The novel lacks the intrigue of a modern bestseller. There’s a murder in their town, but it’s tangential to the main characters and only seems to exist to set up some later circumstances. There’s an affair, with consequences, but again it’s sort of off-screen and serves as backdrop for the younger generation of girls and boys. The town itself is tiny, like Jane Austen’s three or four families in a country village, and the social circle of Elena and Lila is small and constantly rotates them back into view with the same handful of kids. Lila’s withdrawal from school when Elena continues sets them on distinct paths that strain their friendship but, apparently, don’t break it, even when the way the two girls are treated by others starts to change.

My Brilliant Friend is definitely an incomplete story; I haven’t bought the next book yet, although I will at some point because I’m interested in what the future holds for the two characters and found Ferrante’s spare, descriptive prose highly readable if a bit dry. The novel doesn’t end on a cliffhanger, which would be untrue to its spirit as a story of two ordinary lives and the bond between these two women. It just leaves you wanting to know where they’re going next.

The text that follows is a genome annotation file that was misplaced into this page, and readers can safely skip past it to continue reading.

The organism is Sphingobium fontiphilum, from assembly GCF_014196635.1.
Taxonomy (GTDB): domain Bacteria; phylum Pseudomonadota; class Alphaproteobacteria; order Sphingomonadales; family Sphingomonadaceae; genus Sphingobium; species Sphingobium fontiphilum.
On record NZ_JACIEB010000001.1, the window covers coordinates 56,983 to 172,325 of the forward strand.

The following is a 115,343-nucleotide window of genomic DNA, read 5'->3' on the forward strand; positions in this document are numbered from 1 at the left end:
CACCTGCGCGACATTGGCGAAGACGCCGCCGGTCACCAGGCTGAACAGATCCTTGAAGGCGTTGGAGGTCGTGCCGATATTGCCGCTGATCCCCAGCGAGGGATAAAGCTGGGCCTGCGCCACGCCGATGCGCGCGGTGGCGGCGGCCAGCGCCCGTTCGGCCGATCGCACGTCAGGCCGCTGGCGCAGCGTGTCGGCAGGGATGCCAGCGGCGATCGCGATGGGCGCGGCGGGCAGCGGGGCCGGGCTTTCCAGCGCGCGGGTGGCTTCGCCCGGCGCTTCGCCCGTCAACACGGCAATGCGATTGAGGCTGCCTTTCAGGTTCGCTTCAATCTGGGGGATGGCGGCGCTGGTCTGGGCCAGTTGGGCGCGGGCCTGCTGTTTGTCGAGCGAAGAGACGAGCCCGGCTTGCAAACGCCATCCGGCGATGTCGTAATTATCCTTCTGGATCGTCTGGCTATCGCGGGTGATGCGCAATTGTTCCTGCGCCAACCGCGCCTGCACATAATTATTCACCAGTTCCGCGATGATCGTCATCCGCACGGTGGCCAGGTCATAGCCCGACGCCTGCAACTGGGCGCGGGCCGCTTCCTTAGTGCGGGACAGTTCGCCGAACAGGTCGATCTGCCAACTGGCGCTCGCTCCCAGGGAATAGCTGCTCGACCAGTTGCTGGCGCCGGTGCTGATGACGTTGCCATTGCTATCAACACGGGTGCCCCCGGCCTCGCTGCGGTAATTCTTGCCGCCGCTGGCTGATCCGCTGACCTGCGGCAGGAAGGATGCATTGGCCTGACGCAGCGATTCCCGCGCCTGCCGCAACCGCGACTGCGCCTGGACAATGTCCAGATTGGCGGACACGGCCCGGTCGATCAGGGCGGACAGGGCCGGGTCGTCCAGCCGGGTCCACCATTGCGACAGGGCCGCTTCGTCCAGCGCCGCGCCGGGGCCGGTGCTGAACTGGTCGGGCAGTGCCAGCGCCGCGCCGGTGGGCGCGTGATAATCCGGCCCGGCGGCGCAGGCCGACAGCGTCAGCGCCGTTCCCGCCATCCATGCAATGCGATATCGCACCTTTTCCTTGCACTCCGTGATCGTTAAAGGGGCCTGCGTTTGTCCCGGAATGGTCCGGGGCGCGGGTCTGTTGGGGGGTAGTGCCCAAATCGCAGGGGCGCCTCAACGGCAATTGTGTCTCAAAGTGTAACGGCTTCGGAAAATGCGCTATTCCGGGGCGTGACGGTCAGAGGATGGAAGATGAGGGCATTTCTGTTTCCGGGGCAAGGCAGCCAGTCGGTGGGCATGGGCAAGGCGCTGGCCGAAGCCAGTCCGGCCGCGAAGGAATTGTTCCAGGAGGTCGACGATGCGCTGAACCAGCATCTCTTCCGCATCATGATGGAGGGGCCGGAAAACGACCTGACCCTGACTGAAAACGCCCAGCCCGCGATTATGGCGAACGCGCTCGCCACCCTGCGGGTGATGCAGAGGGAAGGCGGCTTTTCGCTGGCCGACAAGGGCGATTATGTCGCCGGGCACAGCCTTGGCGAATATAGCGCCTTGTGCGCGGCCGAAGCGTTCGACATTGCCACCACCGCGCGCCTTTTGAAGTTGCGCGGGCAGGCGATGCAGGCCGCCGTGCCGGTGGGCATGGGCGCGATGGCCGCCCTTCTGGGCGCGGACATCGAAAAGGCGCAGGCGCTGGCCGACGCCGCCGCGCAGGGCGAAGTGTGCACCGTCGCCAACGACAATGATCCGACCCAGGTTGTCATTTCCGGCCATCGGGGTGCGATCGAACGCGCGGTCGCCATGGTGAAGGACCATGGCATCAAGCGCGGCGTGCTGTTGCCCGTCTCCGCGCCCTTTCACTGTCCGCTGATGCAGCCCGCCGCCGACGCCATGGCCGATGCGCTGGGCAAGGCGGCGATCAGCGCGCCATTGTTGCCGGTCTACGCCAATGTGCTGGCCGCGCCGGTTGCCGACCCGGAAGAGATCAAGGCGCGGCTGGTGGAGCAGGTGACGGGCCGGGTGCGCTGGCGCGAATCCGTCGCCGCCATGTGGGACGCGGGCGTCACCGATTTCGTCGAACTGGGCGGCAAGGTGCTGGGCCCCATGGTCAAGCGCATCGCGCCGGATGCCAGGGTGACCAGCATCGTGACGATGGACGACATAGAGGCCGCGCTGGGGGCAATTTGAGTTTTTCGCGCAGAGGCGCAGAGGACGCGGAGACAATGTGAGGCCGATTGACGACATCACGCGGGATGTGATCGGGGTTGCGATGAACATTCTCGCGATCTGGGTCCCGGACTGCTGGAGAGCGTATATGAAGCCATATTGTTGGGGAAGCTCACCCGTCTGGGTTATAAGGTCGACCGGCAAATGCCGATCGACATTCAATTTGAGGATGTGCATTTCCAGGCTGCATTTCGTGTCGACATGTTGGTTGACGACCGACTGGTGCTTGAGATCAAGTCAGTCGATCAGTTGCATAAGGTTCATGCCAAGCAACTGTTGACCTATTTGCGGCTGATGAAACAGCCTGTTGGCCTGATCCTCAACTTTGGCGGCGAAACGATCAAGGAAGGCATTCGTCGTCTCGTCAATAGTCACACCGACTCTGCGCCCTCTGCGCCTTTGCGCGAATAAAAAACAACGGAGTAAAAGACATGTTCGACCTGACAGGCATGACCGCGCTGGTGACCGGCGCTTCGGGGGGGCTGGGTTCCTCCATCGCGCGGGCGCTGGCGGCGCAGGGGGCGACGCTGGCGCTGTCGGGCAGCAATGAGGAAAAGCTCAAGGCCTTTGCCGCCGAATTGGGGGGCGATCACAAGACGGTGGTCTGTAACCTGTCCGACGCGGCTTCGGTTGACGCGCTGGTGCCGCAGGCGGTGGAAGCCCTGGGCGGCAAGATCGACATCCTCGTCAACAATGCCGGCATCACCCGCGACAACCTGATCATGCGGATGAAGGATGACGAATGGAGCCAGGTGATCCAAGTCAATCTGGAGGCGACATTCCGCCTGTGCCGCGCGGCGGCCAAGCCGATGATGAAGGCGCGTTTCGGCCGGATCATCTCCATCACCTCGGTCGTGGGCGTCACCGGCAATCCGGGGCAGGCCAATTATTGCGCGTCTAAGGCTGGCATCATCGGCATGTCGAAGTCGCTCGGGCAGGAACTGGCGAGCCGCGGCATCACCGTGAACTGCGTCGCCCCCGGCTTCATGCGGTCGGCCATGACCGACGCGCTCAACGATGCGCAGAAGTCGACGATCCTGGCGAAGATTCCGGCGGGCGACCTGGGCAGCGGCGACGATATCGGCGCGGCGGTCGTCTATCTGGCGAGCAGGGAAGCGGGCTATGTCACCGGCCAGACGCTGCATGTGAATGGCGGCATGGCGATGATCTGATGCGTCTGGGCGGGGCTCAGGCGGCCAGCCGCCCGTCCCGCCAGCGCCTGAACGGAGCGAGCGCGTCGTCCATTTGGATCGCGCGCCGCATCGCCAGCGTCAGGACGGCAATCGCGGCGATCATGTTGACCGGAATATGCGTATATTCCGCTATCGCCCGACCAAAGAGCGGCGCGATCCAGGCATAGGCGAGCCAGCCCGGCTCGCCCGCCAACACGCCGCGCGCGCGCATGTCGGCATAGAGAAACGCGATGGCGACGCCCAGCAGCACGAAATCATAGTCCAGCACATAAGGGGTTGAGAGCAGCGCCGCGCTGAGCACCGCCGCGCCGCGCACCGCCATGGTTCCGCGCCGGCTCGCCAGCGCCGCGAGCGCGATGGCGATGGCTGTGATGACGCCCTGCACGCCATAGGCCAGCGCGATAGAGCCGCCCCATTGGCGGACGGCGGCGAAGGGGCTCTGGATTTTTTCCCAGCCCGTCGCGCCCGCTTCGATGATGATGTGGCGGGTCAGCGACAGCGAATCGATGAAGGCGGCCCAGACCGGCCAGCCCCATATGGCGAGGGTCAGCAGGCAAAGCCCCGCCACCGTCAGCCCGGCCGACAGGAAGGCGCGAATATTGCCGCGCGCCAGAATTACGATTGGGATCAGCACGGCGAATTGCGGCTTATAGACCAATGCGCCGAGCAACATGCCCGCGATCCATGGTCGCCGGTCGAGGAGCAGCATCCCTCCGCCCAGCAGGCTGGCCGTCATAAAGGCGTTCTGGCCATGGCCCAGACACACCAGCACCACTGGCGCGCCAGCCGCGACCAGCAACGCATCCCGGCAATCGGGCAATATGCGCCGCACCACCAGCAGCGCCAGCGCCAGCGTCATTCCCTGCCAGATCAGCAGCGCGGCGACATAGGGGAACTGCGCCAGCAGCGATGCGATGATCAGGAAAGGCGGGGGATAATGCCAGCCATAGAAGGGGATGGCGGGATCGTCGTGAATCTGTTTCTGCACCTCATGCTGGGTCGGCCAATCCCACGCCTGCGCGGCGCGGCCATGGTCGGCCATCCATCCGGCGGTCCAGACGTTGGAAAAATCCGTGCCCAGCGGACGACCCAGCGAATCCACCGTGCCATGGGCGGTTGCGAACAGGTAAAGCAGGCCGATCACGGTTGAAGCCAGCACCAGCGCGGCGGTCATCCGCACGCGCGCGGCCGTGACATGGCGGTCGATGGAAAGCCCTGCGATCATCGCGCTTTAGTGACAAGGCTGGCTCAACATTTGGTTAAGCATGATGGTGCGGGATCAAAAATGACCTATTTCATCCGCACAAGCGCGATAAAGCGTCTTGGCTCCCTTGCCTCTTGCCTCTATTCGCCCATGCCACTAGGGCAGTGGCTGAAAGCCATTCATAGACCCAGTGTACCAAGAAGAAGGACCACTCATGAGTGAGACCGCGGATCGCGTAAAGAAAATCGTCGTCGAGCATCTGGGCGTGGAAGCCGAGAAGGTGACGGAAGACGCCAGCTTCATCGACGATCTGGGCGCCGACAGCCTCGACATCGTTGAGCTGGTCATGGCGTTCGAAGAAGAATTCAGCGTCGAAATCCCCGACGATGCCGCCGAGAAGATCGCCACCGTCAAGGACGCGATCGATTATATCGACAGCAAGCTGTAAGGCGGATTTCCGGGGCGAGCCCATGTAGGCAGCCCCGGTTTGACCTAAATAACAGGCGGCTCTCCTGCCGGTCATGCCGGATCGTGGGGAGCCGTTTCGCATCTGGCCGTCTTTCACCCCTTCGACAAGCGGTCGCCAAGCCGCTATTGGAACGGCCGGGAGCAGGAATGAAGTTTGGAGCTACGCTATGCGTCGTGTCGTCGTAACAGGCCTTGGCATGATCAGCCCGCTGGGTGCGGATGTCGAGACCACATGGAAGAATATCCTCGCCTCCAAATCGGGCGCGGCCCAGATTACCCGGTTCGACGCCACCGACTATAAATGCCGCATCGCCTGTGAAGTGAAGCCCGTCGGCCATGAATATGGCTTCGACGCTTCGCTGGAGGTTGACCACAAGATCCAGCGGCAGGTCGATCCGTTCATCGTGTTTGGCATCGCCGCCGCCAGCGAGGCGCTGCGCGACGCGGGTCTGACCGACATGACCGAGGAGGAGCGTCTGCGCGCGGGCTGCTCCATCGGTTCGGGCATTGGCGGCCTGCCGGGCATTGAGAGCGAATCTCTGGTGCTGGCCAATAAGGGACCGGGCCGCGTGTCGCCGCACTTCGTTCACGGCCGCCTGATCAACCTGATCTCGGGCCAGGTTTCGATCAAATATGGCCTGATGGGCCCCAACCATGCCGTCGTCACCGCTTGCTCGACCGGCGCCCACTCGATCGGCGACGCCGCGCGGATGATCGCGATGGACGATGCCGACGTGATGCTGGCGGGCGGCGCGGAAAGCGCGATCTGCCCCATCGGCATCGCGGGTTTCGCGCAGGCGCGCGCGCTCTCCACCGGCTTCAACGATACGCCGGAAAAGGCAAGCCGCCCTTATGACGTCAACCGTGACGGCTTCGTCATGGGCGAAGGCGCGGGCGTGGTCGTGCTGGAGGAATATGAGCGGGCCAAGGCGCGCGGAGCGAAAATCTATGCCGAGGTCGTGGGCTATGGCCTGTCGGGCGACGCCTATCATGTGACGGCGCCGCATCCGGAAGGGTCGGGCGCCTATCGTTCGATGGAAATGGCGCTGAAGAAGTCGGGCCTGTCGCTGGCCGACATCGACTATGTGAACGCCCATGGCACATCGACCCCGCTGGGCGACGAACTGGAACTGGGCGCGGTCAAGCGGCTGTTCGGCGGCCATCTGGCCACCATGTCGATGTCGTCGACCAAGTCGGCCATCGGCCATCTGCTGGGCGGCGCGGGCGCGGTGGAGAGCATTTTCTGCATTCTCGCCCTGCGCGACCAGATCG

Next up: I just finished Olja Savi?evi?’s strange postmodern novel Adios, Cowboy and have begun Michael Ondaatje’s novel The Cat’s Table.

Einstein’s Cosmos plus seven other books.

I’ve fallen way behind in book reviews, so rather than procrastinate further and get upset with myself for letting this many pile up, here are my thoughts on eight books I’ve read recently.